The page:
Qantas has unveiled the cabins which will feature on its B787-9 aircraft due for delivery late next year.
Business class will feature the next-generation of Qantas’ fully-flat Business Suite which was recently fitted to the carrier’s A330 aircraft, and will include an adjustable divider between each seat. The cabin will be configured 1-2-1 with a total of 42 seats.
Meanwhile the all-new economy seat will offer an extra inch of seat pitch (compared to that on Qantas’ A380 aircraft), as well as features including a new personal device holder and USB ports, more storage areas, a seat-back mood light, an updated version of the footnet which features on the A380s, and an HD screen which is 5 per cent larger than previously.
Premium economy passengers will also benefit from a “revolutionary” new seat, details of which will be unveiled early next year.
The Dreamliner cabin interiors and economy seat have been designed by Australian industrial designer David Caon, and are described as “a progression of the Qantas aesthetic established by Marc Newson”.
Commenting on the new interiors Qantas Group CEO Alan Joyce said:
“We’re planning to make the most of the 787’s amazing range, so we’ve designed the cabin to give Qantas passengers a better experience on long haul flights.
“Many of the cabin design elements reflect what our customers have told us. Personal storage rates really highly, so we’ve created extra space in Economy for customers to store their personal devices and water bottles.
“We’re proud that our new Economy seat includes features other carriers reserve for Premium Economy.
“We’re also redesigning the in-flight experience for the Dreamliner, from rethinking our menus to making better use of the self-service bars during different phases of flight.”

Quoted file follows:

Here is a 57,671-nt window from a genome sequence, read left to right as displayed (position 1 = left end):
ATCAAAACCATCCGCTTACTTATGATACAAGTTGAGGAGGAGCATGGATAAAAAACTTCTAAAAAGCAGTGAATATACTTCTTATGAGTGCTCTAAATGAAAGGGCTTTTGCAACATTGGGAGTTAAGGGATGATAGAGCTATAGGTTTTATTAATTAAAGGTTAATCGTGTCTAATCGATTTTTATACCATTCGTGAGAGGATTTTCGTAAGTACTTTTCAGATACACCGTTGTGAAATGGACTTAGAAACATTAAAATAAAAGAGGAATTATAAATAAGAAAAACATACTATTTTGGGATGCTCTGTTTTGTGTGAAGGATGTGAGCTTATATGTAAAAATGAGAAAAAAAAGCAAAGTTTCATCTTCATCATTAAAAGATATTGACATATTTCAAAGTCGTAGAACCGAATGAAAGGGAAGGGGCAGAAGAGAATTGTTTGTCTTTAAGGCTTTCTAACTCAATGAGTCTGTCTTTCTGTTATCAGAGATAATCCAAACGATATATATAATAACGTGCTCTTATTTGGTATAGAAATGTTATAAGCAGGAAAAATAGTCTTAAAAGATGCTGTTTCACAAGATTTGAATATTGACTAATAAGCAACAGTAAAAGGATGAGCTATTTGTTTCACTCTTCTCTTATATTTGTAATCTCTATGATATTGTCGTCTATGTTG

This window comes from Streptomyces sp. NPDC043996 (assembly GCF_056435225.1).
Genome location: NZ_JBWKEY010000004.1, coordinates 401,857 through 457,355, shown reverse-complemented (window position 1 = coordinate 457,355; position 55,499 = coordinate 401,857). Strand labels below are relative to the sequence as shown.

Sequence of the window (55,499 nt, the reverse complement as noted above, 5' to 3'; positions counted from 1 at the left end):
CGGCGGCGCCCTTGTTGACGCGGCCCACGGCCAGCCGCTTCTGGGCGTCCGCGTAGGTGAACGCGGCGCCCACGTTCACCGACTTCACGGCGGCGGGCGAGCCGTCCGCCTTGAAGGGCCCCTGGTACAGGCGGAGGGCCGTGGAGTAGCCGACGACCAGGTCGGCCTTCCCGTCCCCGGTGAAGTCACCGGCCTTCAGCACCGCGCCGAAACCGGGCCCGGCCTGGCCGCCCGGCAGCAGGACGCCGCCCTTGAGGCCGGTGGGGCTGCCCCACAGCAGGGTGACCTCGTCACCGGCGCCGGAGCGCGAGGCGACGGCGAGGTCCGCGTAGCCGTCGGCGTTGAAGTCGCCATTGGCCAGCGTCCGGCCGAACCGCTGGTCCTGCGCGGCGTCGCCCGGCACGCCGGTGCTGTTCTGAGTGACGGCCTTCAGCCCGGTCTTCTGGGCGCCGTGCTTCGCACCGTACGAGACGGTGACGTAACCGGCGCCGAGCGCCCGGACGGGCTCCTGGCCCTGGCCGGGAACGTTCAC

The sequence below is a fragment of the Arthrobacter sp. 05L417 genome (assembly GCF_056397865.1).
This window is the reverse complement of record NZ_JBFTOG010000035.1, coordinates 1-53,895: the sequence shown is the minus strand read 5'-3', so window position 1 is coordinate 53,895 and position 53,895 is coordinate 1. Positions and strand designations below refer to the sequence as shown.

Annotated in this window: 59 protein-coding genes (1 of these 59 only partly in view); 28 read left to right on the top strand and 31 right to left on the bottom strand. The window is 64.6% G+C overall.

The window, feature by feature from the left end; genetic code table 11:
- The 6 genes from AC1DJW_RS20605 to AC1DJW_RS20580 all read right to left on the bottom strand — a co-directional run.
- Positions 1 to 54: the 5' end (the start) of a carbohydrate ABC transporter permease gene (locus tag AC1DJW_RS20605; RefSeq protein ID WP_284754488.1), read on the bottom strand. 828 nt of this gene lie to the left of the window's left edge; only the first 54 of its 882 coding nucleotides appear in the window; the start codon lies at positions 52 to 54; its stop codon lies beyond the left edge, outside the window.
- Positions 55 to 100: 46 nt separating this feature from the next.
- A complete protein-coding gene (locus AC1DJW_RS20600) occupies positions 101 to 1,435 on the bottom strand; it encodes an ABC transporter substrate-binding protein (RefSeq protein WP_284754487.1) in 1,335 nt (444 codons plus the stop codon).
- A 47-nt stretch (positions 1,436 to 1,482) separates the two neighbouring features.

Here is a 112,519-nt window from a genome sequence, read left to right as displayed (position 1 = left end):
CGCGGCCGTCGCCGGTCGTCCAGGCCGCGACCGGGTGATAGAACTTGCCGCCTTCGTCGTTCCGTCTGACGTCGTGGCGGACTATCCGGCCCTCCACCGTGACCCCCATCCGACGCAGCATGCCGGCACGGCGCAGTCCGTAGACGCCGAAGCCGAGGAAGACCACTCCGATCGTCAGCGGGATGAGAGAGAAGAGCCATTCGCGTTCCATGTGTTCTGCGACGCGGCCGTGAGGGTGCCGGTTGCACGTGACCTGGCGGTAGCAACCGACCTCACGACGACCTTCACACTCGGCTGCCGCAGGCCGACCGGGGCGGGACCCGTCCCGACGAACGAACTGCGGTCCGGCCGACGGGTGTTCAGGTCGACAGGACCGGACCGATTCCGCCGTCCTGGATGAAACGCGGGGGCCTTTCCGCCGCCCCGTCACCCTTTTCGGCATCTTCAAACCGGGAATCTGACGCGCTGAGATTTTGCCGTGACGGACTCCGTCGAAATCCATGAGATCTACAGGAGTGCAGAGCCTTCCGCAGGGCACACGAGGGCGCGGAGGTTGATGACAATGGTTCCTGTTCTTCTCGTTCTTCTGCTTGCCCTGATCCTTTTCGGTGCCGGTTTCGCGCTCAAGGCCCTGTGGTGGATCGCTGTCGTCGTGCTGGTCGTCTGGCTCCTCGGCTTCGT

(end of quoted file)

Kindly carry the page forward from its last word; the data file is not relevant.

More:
Qantas is due to reveal the first Dreamliner destinations in the coming months, with the first international flights going on sale before Christmas.
As part of the preparations for the new aircraft Qantas has also unveiled an update to its iconic Kangaroo logo – the first changes to the image since 2007, and only the fifth time the logo has been changed since it was introduced in 1944.
The updated design was overseen by Qantas consultant designer Mar Newson, and features a streamlined Kangaroo on the tailfin, “with shading to give it a sense of depth and movement”, as well as a silver band added to the rear of the aircraft, “flowing from the tail through to the rear of the fuselage for a more premium feel and more contrast between the red tail and the rest of the aircraft”.
The “Qantas” wording on the side of the aircraft has been slimmed down, and the word has also been added to the belly of the aircraft “for increased visibility when aircraft are flying overhead”.
The Kangaroo has also been added to the inside curved edge of the wingtips, so that it appears in pictures when passengers take photos out of the aircraft windows, and a “winged Kangaroo” (which featured on Qantas tails in the 1960s, 70s, and 80s) has been reintroduced under the cockpit window.
Commenting on the changes Joyce said:
“When we looked at the history, we found that the logo has been updated around the time of a game-changing new aircraft joining the fleet. It’s a tradition that goes back to the Lockheed Constellation in 1947, the B747-300 in 1984 and the A380 in 2007.
“A fresh brand helps symbolise the new era Qantas is entering as we head towards our centenary. It’s an era of new destinations, new technology and a new standard of service.”
The new design will gradually appear across the Qantas network, starting with digital assets, signage and advertising, with all aircraft to be repainted in time for the carrier’s centenary in 2020.